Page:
In a recent Daily Telegraph news report, Yulia Tymoshenko, former Prime Minister and opposition leader, has publicly declared that Ukraine’s national sovereignty is being sold away, that Russia is taking over Ukraine, and that the West is letting this happen.

“The country’s new rulers see everything as an asset to be sold.  Natural resources, state industrial monopolies, government cash flows, media organizations and factories. Russia is already taking advantage of the situation and I think they will do so even more in future,” said Tymoshenko, who was narrowly beaten by Yanukovich for Ukrainian leadership months ago.

In particular, Tymoshenko has been concerned with recent discussions between Ukraine’s leadership headed by President Viktor Yanukovich and Russia’s state-owned gas monopoly Gazprom. After years of pricing disagreements and gas cut-offs between the pro-Western Orange government of Ukraine and Gazprom, Yanukovich has signed an agreement for the purchase of Russian gas, at a 30 percent discount—in exchange for a twenty-five year extension to the agreement that allows Russia’s Black Sea fleet to remain in the Ukrainian port and naval base of Sevastopol.

On top of that, Russian Prime Minister Vladimir Putin had called for the outright merger of Naftohaz Ukrainy, which owns Ukraine’s energy infrastructure, into Gazprom earlier this year. The Ukrainians held off such a merger for now by declaring that it would only be possible with 50/50 ownership, and instead welcomed starting a joint ventures.

The Kremlin’s interest in Ukraine’s transit infrastructure is understandable: 80 percent of Russia’s energy exports to Europe go through Ukrainian gas pipelines. And while the completion of the North Stream pipeline project may alter this picture, Ukraine will remain a significant transit hub for Euro-Russian energy trade in the foreseeable future.  If Russia were to gain control of Ukraine’s pipeline network, both Ukraine and parts of Europe would be at Russia’s mercy. Moreover, in September, Russia’s nuclear giant TVEL signed contracts to supply Ukrainian nuclear reactors with uranium and build a fuel assembly plant, beating Westinghouse and further extending Ukraine’s energy dependence on its northern neighbor.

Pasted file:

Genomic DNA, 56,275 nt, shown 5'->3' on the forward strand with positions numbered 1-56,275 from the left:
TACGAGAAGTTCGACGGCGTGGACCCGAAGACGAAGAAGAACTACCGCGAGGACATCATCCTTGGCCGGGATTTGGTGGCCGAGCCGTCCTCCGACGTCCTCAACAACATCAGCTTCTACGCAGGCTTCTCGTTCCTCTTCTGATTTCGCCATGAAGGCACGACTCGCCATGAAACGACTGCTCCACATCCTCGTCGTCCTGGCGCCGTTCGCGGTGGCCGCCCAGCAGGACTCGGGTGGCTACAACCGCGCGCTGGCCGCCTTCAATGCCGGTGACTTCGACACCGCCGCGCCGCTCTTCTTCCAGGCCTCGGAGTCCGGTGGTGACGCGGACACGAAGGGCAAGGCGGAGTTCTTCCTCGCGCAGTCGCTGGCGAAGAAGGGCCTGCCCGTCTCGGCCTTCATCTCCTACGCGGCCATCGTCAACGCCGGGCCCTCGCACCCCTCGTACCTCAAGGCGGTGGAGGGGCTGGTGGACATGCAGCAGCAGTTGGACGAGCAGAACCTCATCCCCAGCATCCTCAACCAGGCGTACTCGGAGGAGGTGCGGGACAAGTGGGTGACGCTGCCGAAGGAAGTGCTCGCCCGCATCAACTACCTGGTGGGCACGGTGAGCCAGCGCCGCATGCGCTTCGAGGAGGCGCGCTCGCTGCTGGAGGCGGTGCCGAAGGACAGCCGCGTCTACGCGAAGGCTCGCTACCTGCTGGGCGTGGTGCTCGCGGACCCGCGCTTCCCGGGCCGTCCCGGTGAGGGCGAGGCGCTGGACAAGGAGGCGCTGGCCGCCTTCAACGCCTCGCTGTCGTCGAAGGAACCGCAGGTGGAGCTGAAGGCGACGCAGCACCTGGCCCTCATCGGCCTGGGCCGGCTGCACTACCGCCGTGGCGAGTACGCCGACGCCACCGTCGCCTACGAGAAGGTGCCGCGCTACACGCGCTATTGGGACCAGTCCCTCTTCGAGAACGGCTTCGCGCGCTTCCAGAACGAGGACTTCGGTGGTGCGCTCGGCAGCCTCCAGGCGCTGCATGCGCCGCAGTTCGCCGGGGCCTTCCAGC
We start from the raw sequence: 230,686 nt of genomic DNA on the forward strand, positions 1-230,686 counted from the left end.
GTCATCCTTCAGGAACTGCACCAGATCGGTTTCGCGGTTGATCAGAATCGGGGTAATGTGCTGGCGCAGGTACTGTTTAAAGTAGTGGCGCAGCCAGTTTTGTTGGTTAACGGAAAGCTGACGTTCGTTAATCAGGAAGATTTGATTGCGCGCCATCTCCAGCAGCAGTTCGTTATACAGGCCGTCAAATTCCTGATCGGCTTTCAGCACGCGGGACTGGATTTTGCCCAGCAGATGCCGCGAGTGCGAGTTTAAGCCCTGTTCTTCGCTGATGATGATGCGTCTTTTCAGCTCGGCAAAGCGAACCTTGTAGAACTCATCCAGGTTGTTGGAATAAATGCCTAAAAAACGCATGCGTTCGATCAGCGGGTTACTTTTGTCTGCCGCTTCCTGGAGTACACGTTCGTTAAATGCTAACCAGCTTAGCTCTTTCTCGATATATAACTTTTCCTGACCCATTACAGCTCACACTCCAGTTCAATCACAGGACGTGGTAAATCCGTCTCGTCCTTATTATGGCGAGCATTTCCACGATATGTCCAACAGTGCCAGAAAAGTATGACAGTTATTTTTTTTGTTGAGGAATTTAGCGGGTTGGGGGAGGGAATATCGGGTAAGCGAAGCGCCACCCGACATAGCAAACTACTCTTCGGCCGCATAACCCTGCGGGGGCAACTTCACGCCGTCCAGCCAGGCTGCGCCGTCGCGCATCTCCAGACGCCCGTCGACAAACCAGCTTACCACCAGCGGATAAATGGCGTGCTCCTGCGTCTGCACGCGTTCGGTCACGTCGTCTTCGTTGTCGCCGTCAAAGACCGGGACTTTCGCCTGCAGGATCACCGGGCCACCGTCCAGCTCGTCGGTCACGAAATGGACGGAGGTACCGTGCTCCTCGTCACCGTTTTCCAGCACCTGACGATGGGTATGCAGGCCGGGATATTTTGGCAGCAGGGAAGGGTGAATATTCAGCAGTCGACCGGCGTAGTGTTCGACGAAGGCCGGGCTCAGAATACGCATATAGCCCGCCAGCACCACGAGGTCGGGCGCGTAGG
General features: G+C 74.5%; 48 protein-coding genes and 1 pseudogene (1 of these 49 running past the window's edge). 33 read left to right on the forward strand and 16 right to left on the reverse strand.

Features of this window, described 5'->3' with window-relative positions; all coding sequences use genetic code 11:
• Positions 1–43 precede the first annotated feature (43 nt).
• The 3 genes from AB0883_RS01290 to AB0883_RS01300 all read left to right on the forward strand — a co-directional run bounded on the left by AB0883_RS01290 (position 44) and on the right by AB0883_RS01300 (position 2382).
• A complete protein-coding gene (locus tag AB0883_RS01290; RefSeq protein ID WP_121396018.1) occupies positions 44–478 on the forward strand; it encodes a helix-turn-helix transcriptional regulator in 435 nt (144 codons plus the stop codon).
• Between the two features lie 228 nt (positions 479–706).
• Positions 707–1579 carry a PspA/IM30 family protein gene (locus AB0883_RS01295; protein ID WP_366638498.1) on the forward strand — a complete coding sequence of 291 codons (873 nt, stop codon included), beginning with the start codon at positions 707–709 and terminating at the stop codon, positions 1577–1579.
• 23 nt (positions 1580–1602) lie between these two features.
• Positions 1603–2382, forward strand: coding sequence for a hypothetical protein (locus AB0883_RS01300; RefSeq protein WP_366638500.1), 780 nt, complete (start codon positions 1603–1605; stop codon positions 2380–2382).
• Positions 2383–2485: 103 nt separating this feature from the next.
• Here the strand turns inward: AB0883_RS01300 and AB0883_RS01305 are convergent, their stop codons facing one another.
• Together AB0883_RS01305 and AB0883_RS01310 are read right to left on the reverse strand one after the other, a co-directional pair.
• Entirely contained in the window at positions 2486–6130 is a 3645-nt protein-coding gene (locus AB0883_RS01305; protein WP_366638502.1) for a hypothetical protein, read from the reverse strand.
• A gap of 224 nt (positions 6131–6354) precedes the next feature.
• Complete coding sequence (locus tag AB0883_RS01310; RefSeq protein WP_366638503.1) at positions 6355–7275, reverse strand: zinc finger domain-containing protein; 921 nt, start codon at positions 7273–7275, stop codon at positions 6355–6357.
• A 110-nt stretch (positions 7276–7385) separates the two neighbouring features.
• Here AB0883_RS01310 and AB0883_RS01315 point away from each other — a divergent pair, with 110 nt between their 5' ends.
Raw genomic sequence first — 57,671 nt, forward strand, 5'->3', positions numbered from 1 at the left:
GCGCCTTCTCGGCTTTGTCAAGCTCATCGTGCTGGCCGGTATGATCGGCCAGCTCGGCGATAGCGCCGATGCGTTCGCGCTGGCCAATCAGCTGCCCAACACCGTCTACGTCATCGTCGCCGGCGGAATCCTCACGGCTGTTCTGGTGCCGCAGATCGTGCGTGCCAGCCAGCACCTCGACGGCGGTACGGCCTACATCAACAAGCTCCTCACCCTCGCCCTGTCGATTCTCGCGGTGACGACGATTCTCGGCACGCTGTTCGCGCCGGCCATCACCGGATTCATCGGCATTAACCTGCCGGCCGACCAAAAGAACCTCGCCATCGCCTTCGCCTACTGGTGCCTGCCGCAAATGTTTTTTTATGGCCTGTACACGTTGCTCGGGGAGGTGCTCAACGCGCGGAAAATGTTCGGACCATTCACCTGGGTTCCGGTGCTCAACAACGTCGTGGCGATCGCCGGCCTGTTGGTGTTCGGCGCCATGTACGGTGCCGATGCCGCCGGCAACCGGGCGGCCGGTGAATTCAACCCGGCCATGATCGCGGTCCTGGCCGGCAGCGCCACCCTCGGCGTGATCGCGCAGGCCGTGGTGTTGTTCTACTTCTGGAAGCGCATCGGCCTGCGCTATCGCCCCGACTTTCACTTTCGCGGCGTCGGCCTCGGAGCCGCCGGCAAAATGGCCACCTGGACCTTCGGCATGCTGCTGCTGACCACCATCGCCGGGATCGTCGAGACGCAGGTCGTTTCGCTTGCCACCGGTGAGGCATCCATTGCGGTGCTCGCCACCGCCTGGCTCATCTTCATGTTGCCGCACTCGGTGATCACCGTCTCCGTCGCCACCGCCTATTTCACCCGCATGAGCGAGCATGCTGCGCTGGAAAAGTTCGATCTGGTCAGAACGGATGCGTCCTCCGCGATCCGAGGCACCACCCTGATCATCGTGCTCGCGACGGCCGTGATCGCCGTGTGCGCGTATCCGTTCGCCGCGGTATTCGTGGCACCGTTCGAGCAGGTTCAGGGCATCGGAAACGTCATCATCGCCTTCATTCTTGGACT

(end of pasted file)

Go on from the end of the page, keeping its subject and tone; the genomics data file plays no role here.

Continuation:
Since taking office, Yanukovich’s actions have also undermined Ukraine’s hard-won democratic achievements. His critics say that he is transforming previously politically free Ukraine into a Russia-style autocracy. Yanukovich’s allies are taking over previously independent TV channels like Channel 5 and RTVi; reintroducing lists of people and topics forbidden to broadcast on TV; playing political football with the highly sensitive topic of  Holodomor, the Stalin-instigated genocidal famine in Ukraine in the 1930s; and are attempting to change the language law, which makes Ukrainian the country’s official language.

It is the geopolitical changes introduced under Yanukovich, however, that the U.S. and its allies have to worry about the most. Despite constitutional restrictions and intense opposition, Yanukovich extended Russia’s Black Sea Fleet’s presence in Sevastopol until 2042, with five-year extensions possible.

The vote in the Ukrainian Parliament not to join NATO and the open-ended presence of the Russian fleet, for all intents and purposes, scuttled any future Ukrainian attempt to join NATO. In fact, Foreign Minister Konstyantyn Gryschenko has stated that future NATO membership is off the table.

Russia, meanwhile, has signed contracts to supply Ukrainian nuclear reactors with uranium.

Tymoshenko’s proclamation that Europe and the United States have ignored this realignment is on the mark. The lack of U.S. and European responses to Ukraine’s strategic volte-face indicates that the Obama Administration has decided to continue its “reset policy” with the Kremlin despite the high geopolitical price it is paying.
Instead, the United States should be more supportive of the civil society and liberal, democratic, and pro-Western forces in Ukraine. The U.S. military and NATO should continue cooperation with their Ukrainian counterparts even as membership is off the table for now.

The Administration should work with the European capitals to expand pathways for Ukraine’s broader Euro-Atlantic integration, including travel, education, and investment. At the same time, the U.S. should reach out to the business community, and clarify that their interests lie in economic cooperation and integration with Europe and the West, not in becoming just another transportation corridor for Russia.